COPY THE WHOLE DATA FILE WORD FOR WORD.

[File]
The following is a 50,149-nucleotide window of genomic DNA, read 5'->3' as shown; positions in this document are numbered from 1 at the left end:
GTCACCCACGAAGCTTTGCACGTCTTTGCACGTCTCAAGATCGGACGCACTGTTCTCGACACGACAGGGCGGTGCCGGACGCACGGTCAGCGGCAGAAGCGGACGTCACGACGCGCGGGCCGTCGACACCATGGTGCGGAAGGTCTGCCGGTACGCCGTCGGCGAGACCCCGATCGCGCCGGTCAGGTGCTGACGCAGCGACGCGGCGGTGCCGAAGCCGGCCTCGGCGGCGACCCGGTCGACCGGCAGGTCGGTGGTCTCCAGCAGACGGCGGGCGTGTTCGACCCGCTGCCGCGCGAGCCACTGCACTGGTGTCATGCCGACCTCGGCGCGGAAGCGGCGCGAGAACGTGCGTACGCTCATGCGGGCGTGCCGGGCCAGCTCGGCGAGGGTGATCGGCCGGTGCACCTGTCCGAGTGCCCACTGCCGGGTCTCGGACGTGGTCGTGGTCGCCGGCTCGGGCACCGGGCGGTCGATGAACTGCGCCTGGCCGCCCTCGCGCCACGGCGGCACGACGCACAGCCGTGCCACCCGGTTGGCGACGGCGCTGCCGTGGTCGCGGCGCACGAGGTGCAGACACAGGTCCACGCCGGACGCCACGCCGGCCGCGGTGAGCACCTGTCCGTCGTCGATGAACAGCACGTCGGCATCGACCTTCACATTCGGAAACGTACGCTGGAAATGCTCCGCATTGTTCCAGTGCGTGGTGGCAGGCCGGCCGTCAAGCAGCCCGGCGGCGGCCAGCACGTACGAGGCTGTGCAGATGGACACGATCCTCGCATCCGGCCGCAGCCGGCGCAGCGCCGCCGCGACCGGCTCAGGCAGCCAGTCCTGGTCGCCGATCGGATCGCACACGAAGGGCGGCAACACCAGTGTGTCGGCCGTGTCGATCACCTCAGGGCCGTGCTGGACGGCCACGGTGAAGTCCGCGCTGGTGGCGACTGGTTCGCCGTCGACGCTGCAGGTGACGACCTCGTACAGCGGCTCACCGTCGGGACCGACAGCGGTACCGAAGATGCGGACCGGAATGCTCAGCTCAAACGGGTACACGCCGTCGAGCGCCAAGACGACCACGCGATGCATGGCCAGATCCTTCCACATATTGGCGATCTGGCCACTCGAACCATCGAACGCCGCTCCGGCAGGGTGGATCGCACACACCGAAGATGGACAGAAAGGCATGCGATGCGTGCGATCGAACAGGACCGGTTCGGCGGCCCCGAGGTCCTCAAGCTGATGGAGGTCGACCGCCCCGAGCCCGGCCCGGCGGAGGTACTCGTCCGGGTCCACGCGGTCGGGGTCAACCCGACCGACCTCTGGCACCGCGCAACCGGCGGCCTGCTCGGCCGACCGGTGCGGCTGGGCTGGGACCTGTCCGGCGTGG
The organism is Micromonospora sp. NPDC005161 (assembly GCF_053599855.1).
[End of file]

The following is a 50,149-nucleotide window of genomic DNA, read 5'->3' as shown; positions in this document are numbered from 1 at the left end:
GTCACCCACGAAGCTTTGCACGTCTTTGCACGTCTCAAGATCGGACGCACTGTTCTCGACACGACAGGGCGGTGCCGGACGCACGGTCAGCGGCAGAAGCGGACGTCACGACGCGCGGGCCGTCGACACCATGGTGCGGAAGGTCTGCCGGTACGCCGTCGGCGAGACCCCGATCGCGCCGGTCAGGTGCTGACGCAGCGACGCGGCGGTGCCGAAGCCGGCCTCGGCGGCGACCCGGTCGACCGGCAGGTCGGTGGTCTCCAGCAGACGGCGGGCGTGTTCGACCCGCTGCCGCGCGAGCCACTGCACTGGTGTCATGCCGACCTCGGCGCGGAAGCGGCGCGAGAACGTGCGTACGCTCATGCGGGCGTGCCGGGCCAGCTCGGCGAGGGTGATCGGCCGGTGCACCTGTCCGAGTGCCCACTGCCGGGTCTCGGACGTGGTCGTGGTCGCCGGCTCGGGCACCGGGCGGTCGATGAACTGCGCCTGGCCGCCCTCGCGCCACGGCGGCACGACGCACAGCCGTGCCACCCGGTTGGCGACGGCGCTGCCGTGGTCGCGGCGCACGAGGTGCAGACACAGGTCCACGCCGGACGCCACGCCGGCCGCGGTGAGCACCTGTCCGTCGTCGATGAACAGCACGTCGGCATCGACCTTCACATTCGGAAACGTACGCTGGAAATGCTCCGCATTGTTCCAGTGCGTGGTGGCAGGCCGGCCGTCAAGCAGCCCGGCGGCGGCCAGCACGTACGAGGCTGTGCAGATGGACACGATCCTCGCATCCGGCCGCAGCCGGCGCAGCGCCGCCGCGACCGGCTCAGGCAGCCAGTCCTGGTCGCCGATCGGATCGCACACGAAGGGCGGCAACACCAGTGTGTCGGCCGTGTCGATCACCTCAGGGCCGTGCTGGACGGCCACGGTGAAGTCCGCGCTGGTGGCGACTGGTTCGCCGTCGACGCTGCAGGTGACGACCTCGTACAGCGGCTCACCGTCGGGACCGACAGCGGTACCGAAGATGCGGACCGGAATGCTCAGCTCAAACGGGTACACGCCGTCGAGCGCCAAGACGACCACGCGATGCATGGCCAGATCCTTCCACATATTGGCGATCTGGCCACTCGAACCATCGAACGCCGCTCCGGCAGGGTGGATCGCACACACCGAAGATGGACAGAAAGGCATGCGATGCGTGCGATCGAACAGGACCGGTTCGGCGGCCCCGAGGTCCTCAAGCTGATGGAGGTCGACCGCCCCGAGCCCGGCCCGGCGGAGGTACTCGTCCGGGTCCACGCGGTCGGGGTCAACCCGACCGACCTCTGGCACCGCGCAACCGGCGGCCTGCTCGGCCGACCGGTGCGGCTGGGCTGGGACCTGTCCGGCGTGG
The organism is Micromonospora sp. NPDC005161 (assembly GCF_053599855.1).